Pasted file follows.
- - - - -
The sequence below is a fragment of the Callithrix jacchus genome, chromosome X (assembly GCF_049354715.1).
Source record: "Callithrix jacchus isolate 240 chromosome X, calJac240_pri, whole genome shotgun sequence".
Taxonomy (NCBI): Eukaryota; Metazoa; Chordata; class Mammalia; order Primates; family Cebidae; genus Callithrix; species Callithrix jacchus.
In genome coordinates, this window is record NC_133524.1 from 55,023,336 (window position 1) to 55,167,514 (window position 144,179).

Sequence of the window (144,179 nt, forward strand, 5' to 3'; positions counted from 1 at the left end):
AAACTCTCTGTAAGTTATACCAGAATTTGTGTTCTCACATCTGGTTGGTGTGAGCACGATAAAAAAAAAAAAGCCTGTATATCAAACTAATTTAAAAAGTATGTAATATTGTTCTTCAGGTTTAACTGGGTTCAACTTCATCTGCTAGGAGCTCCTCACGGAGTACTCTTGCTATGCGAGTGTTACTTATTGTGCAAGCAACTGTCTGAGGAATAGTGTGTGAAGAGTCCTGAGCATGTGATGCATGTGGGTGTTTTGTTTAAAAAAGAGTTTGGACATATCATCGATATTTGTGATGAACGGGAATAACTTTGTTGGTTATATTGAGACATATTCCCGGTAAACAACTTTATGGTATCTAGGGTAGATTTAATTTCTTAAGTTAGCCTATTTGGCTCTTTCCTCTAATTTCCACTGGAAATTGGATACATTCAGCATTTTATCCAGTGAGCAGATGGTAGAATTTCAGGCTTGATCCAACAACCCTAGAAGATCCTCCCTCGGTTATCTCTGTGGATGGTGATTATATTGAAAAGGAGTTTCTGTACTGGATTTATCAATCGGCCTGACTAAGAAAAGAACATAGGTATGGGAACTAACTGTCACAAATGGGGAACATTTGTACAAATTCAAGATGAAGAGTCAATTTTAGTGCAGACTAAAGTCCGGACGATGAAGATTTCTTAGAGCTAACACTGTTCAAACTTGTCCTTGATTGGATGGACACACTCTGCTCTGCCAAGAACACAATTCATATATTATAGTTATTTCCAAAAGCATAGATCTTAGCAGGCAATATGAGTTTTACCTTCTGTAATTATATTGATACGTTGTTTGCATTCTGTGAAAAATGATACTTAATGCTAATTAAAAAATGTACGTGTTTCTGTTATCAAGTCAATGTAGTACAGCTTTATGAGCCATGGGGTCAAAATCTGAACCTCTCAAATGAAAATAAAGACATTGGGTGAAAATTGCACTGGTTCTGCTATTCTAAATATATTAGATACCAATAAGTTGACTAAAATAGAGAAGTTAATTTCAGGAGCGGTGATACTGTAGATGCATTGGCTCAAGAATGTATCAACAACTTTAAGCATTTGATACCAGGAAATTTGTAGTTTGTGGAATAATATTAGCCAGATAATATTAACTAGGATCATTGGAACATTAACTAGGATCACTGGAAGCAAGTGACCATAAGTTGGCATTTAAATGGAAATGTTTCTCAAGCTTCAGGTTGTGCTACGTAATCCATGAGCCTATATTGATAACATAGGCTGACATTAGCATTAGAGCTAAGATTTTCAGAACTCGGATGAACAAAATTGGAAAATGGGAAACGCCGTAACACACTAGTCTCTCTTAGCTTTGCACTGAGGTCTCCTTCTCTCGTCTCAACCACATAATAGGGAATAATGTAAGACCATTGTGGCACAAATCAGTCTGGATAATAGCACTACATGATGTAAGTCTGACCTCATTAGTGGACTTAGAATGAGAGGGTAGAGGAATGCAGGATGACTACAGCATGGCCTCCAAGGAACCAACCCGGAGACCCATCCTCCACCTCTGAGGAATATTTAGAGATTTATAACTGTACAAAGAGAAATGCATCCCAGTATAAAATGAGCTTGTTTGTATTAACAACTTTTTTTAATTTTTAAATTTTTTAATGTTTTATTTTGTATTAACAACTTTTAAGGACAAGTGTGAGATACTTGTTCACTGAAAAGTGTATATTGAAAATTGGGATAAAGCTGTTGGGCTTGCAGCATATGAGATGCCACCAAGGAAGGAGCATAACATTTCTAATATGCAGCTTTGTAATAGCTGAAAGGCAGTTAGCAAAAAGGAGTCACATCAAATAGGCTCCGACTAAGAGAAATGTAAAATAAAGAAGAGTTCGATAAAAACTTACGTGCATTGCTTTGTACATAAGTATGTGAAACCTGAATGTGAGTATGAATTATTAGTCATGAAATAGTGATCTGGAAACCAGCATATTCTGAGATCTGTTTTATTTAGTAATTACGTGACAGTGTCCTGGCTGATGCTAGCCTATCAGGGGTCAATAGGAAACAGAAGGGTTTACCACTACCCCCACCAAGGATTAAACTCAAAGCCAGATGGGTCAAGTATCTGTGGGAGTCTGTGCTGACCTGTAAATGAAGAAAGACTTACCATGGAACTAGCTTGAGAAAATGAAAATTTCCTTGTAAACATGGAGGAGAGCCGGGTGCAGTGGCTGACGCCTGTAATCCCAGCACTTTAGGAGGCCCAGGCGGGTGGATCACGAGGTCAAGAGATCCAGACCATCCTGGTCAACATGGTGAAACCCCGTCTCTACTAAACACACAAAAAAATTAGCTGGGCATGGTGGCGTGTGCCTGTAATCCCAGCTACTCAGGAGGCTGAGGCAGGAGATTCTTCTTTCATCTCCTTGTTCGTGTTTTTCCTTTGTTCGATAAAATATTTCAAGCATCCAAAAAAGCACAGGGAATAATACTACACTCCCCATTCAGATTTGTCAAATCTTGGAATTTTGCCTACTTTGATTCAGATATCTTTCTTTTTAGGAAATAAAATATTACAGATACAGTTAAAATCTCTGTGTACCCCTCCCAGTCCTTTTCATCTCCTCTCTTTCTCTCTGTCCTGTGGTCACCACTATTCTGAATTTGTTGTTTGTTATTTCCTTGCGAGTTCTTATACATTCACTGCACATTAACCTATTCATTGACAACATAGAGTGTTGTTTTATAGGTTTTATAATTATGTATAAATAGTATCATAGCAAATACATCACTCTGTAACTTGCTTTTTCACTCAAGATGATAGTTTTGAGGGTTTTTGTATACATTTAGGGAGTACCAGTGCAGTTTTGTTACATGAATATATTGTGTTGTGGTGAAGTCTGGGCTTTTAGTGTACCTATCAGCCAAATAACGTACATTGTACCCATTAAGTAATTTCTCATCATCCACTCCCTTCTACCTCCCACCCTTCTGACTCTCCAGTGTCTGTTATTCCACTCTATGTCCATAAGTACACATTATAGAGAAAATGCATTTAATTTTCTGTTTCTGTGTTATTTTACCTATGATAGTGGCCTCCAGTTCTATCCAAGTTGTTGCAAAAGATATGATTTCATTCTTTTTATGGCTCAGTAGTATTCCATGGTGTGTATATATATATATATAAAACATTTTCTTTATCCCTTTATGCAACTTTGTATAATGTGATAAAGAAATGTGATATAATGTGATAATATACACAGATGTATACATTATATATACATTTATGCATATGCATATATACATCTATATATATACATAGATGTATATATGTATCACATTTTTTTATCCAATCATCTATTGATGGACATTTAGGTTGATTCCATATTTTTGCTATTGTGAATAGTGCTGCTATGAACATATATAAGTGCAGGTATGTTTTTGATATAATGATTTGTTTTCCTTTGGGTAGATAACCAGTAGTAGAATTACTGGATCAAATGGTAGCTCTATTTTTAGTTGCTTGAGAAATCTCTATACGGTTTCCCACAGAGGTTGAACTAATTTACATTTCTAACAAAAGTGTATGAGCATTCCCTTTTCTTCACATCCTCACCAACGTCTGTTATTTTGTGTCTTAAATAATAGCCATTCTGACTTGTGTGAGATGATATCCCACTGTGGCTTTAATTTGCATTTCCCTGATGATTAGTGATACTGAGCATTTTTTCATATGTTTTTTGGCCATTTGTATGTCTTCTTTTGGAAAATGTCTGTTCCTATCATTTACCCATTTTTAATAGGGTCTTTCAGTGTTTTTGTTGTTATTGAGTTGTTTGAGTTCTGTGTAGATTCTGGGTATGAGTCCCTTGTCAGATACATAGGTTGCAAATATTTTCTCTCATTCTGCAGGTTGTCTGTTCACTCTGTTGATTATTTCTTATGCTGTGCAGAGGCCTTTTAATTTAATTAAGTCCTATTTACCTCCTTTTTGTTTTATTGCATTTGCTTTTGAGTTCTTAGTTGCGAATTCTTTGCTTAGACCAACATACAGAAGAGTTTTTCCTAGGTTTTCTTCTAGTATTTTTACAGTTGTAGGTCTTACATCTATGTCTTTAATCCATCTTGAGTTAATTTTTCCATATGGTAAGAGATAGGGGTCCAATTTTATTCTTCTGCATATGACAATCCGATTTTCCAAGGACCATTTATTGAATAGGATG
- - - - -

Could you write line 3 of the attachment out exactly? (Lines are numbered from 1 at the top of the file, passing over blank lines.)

Taxonomy (NCBI): Eukaryota; Metazoa; Chordata; class Mammalia; order Primates; family Cebidae; genus Callithrix; species Callithrix jacchus.